Post-production uncovered: MPC on Prey (Disney+)
MPC provided almost all of the VFX work for recently released feature film, Prey.
Available on Disney+ in the UK, Prey is set in the Comanche nation in 1719 and follows Naru, a highly skilled hunter who will stop at nothing to protect her tribe and their lands against an invading alien threat.
It was directed by Dan Trachtenberg, and is comprised almost entirely of Native and First Nation talent, including the protagonist Naru played by Amber Midthunder (The Ice Road), newcomer Dakota Beavers, Stormee Kipp (Sooyii), Michelle Thrush (The Journey Home), and Julian Black Antelope (Tribal).
MPC provided 632 VFX shots for the 20th Century Studios production, with its global team led by led by VFX supervisor Chris Uyede and VFX producers Lachlan Christie and Cleo Dessureault.
MPC completed almost every VFX scene in Prey, including digital augmentation to the Predator itself, as well as heightened gore, CG arrows, and various environmental enhancements. It also created a host of CG North American wildlife, including a grizzly bear, mountain lion, cougars, and a wolf.
One of the main aims was to create the Predator itself. A hybrid approach was used, including practical FX and digital techniques. Working with Studio ADI, which fabricated an animatronic suit, MPC created a full CG Predator that was used to augment or replace parts of the suit as well as play as entirely 3D for close-ups on his face or when exaggerated performances were required.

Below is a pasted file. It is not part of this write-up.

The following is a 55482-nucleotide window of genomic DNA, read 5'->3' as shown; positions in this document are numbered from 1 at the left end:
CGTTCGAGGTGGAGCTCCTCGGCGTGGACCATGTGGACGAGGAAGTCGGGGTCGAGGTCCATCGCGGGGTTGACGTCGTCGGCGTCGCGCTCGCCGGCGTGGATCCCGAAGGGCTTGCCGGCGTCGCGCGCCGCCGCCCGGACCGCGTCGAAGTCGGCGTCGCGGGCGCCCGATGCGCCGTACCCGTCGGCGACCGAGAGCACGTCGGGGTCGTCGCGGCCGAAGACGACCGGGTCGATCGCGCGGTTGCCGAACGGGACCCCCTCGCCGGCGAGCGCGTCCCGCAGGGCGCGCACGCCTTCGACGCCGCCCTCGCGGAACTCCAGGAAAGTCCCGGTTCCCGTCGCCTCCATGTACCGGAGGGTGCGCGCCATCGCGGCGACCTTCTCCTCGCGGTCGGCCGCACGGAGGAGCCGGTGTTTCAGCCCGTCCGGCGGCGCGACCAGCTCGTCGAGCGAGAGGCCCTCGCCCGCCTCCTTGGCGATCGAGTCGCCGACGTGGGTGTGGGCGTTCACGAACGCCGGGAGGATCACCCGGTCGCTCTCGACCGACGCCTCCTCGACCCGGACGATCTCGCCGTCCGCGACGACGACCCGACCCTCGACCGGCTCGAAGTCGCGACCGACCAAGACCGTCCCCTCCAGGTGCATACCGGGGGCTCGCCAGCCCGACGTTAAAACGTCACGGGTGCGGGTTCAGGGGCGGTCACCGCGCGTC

For one of the Predator’s most advanced technological features – its invisibility cloak - the team worked on the look development and technical workflow needed to create a unique look capable of different states supporting storytelling needs. In one example, the cloak plays as an energy field membrane that surrounds the predator off the surface of its skin.
In another, the cloak becomes compromised and starts to glitch following a violent encounter with a Comanche hunting party. To create these looks, the team used procedurally generated geometry along with a multitude of render passes to allow the artists to produce an array of visual looks and transitions.
In addition to the Predator, a range of CG animals were created. One challenge was depicting the Predator’s battle with a grizzly bear in the middle of a river. The animation team referenced real-life footage for the mechanics and behavior of the bear before choreographing the collision with a 7-foot humanoid Predator. The simulation teams then added muscle, fur dynamics, and water and blood FX. The CG elements were then integrated with the live-action plates shot, which was shot both on location and against bluescreen in a water tank.